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Setting the Right Prices for your Holistic Business

Posted by on June 28, 2014 in Biz Talk | 4 comments

Setting the Right Prices for your Holistic Business

Pricing for Holistic Businesses

Let’s talk about pricing.

A tricky subject for many small biz owners, I know!

I’m currently in the middle of revamping my services to better meet the needs of my clients – and also to better meet the needs of my business, so it can continue to run well. This includes raising prices to match the value of these new services. The new pricing will also be more competitive with other web designers & developers who are on the same level of knowledge, skill and talent.

Many of my clients are holistic wellness practitioners, and determining the rates for their services is something that often comes up while we’re in the planning stages of their websites.

I think there’s a bit of a challenge – a “block” – for holistic, heart-centered businesses (By this I mean, any business that offers services which provide for more than just one particular need, and that connect with their clients on a deeper level i.e. yoga teachers, reiki practitioners, artists, craftspeople, life and business coaches, etc.) when they begin setting the right prices for their services, because of the nature of the work they do: Mainly, helping others. One of my missions is simply to help people do the work they love for a living, so I often have that mental block about money, too. It’s always been difficult for me to justify charging what a website or logo is actually worth because 1. I want to be accessible to small business owners, and 2. I feel that if my prices aren’t affordable, there will be no clients and my business will fail.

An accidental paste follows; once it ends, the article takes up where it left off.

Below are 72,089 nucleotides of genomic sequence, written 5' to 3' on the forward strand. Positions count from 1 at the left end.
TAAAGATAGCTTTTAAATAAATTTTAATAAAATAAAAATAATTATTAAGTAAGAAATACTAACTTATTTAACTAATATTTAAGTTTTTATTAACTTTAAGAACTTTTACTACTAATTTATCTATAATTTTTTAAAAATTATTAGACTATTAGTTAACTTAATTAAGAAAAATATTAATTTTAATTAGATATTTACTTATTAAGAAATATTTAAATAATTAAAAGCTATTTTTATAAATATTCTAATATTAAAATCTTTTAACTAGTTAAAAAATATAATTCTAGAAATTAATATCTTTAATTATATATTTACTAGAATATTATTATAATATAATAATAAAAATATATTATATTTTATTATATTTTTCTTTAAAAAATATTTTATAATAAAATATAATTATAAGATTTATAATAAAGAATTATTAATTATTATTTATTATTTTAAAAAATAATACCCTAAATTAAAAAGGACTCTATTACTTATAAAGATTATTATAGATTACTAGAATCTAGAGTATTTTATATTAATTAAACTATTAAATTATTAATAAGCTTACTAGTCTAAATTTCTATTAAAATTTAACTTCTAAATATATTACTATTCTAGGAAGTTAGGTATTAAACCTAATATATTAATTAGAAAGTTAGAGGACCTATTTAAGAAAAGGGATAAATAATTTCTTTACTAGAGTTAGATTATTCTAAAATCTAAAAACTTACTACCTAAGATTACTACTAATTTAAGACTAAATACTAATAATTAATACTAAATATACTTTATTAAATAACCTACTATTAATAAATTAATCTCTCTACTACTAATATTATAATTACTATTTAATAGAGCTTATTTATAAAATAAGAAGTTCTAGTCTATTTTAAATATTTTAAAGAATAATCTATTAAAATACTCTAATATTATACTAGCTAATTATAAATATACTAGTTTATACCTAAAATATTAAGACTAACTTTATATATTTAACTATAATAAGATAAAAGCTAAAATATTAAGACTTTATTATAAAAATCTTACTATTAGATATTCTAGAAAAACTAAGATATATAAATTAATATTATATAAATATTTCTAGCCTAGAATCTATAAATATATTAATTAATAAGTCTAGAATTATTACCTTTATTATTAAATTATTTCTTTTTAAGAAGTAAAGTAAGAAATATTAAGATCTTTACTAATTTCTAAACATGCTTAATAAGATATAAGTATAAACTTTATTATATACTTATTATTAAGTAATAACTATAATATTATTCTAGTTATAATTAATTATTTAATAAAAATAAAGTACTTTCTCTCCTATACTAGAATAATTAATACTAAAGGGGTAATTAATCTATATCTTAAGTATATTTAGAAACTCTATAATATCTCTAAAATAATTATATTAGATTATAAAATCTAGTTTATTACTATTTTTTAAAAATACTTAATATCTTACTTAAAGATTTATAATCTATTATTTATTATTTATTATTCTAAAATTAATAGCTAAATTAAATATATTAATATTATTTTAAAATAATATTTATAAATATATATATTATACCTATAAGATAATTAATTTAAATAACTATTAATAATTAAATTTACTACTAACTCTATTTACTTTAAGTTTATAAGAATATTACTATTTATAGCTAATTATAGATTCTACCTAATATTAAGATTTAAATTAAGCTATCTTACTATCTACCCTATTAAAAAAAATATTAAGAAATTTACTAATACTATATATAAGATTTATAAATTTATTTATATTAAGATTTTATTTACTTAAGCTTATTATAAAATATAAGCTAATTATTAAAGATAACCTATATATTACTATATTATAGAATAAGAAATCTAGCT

How (as a service-based business owner that provides services to promote the well-being and livelihood of your clients) can you set your prices to where they need to be to best serve your clients and your business?

Here are a few things I’ve learned:

Don’t Sell Yourself Short

This might even be something you empower your own clients to do. But don’t forget yourself! You offer a very important service that helps people (heal, learn, live healthily, de-stress, find joy..), and if you’re running your business ethically and with grace, your clients will be more than happy to pay whatever (fair) price you set for your knowledge, experience and skill. So, never sell yourself short! If you did, you’d be devaluing your hard work and talent, along with the time you dedicated and investments you made to become trained and/or certified in your field.

You run a business that helps people, but you’re not a charity. As a for-profit studio, private practice, teacher, coach, you still need to pay the bills, take care of your own family, and cover the expenses of keeping your business running. To be able to take care of others, you have to be able to take care of yourself, too.

Competition

If you’re like me, this word can make you a little uncomfortable even when it’s healthy competition! But you should always check out your competition so your pricing is close to industry standards. I consider that healthy for the sustainability of your business. Plus, it shows your clients that your quality of service is comparable to others doing the same work you do.

Expenses

As for business expenses/overhead…take that all into account, of course, and remember costs can always go up, and probably will.

Are your current prices working for you?

This is another thing to consider. If clients are telling you they’d love to work with you but your pricing is a bit out of their budget, there is so much you can do to gain or keep their business:

  • Create bite-sized versions of your regular services: Shorter sessions, shorter classes, etc.
  • Bundle your services in a package or series, and give a discount.
  • Add more value to your regular services: A free consultation before a session, a coupon for 10% off their next class, etc.
  • Offer referral discounts or loyal customer perks.

There’s so much you can do to reach more people and gain repeat clients. For example, I offer my Website Packages at three different levels (soon to be four). Because I work with a lot people starting brand new businesses, the Starter and Premium Website Packages are very popular. A new business’ budget may not always allow for the full Business Bundle service, but I’m still able to help them. Plus, this has kept my own business going, and growing! It’s a win-win.

Raising prices later on